# Michael Breitbach



Article III, Section 29: Iowa Supreme Court, legislature both got it wrong

Cato is an attorney who spent most of his career fighting for civil liberties and other public policy matters in Iowa. He is a lifelong Iowan. His legal interests include constitutional law (separation of powers), federalism, legislative procedures and public policy, and the laws of war. Editor’s note: Bleeding Heartland allows guest authors to publish under pseudonyms at Laura Belin’s discretion.

INTRODUCTION

The Iowa General Assembly changed some practices in light of the Iowa Supreme Court’s ruling in LS Power Midcontinent v. Iowa, which struck down the Right of First Refusal (ROFR) portion of the 2020 Budget Omnibus Bill (House File 2643) as violating Article III, Section 29 of the Iowa Constitution. Justice Thomas Waterman wrote the decision, joined by Chief Justice Susan Christensen and Justices Edward Mansfield and Christopher McDonald. Justices Dana Oxley, Matthew McDermott, and David May recused from the case.

In the weeks following the court ruling, Republicans in both the state House and Senate refused to answer questions during floor debate regarding ambiguities in legislation and other questions relating to how certain language will play out in the real world lives of Iowans. Iowa media covered those developments in April:

Senate and House Republicans seem to have stopped answering questions because the Iowa Supreme Court’s LS Power ruling extensively quoted comments Senator Michael Breitbach made while floor managing HF 2643. They apparently believe the Court used these floor comments as justification for striking down the ROFR provision at issue in that case. 

Attorneys for the state and for intervenors filed applications on April 7, asking the Court to reconsider its conclusions and holdings in the ruling. LS Power filed its response on April 19. The Supreme Court denied the request for a rehearing on April 26 without much explanation. An amended opinion released on May 30 corrected some (but not all) factual inaccuracies in the initial ruling.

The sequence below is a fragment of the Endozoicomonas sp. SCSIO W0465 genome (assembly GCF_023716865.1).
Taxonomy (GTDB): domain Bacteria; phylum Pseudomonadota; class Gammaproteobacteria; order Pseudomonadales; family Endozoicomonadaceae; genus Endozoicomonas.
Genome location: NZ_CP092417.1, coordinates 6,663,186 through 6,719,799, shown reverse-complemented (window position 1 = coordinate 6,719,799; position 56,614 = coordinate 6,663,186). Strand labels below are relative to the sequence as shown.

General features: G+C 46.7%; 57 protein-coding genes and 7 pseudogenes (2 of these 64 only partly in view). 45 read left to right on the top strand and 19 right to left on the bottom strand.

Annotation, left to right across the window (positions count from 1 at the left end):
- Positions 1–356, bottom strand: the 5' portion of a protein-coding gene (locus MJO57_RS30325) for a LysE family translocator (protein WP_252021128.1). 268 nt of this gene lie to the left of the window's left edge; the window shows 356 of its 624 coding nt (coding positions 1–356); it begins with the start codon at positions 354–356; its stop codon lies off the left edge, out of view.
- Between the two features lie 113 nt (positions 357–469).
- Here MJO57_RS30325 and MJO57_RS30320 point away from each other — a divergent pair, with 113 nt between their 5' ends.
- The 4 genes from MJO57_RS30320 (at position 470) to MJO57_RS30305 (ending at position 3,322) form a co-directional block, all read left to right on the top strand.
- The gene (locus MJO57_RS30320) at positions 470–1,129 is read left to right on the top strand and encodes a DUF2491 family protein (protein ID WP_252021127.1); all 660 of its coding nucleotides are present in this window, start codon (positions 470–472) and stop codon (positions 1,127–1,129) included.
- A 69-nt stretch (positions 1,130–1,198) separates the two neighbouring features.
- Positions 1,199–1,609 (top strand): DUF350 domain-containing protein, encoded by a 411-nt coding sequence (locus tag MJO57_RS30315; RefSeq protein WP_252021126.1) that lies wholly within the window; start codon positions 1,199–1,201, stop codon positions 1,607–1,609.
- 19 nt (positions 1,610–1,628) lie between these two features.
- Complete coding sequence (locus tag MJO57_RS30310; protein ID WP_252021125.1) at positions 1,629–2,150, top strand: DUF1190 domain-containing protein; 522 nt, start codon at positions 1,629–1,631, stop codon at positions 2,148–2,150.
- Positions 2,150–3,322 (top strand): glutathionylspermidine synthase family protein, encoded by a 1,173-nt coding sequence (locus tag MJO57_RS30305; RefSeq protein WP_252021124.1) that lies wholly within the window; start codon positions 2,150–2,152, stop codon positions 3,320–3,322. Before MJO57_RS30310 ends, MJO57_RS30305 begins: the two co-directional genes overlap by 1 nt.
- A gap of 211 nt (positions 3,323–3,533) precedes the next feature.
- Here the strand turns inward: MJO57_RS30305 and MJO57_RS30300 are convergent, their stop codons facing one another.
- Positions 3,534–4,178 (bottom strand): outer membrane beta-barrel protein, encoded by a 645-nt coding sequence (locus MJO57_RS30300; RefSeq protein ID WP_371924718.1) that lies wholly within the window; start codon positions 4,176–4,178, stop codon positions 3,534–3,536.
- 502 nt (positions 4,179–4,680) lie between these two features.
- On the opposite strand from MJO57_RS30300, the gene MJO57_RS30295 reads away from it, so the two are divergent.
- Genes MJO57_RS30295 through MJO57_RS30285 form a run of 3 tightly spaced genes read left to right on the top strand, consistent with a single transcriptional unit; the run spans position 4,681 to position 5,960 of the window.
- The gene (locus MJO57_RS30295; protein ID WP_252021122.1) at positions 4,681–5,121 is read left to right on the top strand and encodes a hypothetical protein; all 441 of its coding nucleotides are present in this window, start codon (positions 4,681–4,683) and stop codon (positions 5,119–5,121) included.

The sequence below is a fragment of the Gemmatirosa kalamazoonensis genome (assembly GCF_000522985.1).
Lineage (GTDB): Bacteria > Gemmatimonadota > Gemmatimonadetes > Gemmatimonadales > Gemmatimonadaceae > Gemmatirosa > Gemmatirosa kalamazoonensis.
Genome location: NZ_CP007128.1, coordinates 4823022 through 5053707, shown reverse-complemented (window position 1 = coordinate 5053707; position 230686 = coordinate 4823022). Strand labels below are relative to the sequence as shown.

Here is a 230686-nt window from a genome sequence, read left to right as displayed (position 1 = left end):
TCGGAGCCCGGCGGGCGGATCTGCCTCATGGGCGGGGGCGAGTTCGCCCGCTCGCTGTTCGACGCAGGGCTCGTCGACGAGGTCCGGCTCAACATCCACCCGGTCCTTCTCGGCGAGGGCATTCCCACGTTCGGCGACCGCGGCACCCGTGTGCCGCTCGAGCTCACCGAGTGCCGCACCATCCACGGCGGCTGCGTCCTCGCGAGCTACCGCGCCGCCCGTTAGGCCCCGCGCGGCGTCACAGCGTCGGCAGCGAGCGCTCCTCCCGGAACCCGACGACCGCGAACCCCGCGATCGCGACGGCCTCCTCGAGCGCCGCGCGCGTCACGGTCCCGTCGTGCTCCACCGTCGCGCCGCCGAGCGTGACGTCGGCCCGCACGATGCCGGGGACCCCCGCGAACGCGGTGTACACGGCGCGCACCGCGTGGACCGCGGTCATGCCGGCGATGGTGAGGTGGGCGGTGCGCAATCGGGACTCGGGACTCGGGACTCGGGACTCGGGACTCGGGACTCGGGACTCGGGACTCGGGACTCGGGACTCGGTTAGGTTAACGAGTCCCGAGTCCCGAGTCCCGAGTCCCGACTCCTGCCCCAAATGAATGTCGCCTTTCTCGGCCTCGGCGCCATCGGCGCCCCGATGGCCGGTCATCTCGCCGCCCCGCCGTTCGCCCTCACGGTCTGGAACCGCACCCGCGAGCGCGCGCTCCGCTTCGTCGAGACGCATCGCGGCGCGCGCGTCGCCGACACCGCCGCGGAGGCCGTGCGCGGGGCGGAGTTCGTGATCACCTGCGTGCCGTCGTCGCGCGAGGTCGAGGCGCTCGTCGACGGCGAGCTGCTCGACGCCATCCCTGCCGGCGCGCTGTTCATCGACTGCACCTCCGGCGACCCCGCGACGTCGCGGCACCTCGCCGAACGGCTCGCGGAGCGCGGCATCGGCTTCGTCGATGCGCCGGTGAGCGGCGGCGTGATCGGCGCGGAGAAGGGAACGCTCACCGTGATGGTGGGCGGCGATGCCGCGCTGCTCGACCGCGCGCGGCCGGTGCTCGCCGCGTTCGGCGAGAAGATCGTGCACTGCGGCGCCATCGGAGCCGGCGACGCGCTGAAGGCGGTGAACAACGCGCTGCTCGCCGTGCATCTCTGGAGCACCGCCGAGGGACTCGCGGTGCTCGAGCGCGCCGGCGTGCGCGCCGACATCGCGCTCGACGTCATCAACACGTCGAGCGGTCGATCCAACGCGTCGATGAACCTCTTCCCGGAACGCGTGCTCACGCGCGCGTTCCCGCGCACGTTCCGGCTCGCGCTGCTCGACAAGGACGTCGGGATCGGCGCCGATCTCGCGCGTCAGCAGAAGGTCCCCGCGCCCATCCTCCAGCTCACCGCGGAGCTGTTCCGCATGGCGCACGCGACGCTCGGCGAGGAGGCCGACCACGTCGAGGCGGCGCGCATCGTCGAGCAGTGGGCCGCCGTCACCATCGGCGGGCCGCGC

The General Assembly adjourned its legislative session on May 4 without any action in response to the court denying the requests for a rehearing. Only time will tell how this constitutional impasse between the legislative and judicial branches gets resolved. Paths available to both branches could restore the balance of power without escalating the dispute. 

Regardless of how long it takes or how the dispute gets resolved, Iowans must never forget that your constitution exists for the sole purpose of protecting and guaranteeing your individual rights and liberties as free and independent People. Iowa Const. Art. 1, Sec. 2 (“All political power is inherent in the people. Government is instituted for the protection, security, and benefit of the people, and they have the right, at all times, to alter or reform the same, whenever the public good may require it.”). 

This article hopes to explain why the Iowa Supreme Court and Republicans in the Iowa House and Senate are both guilty of violating the Iowa Constitution, while also seeking to provide a framework to resolve the impasse between the legislative and judicial branches. Similarly, this article hopes to persuade a future litigant to nudge the court in the right direction in a future case, and to persuade the people to nudge the General Assembly in the right direction consistent with this constitutional framework. 

To that end, here is the analysis of Article III, Section 29 of the Iowa Constitution from the perspective of the Iowa People. 

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Republicans shatter another Iowa Senate norm

Iowa Senate debate on a proposal to relax child labor regulations stalled late in the evening of April 17, after the Republican floor manager Adrian Dickey and Majority Leader Jack Whitver refused to answer a Democratic senator’s questions about an amendment published earlier in the day.

After hours of delay, the Senate resumed its work and approved the child labor bill (Senate File 542) shortly before 5:00 am on April 18, with Republicans Charlie McClintock and Jeff Taylor joining all Democrats in opposition.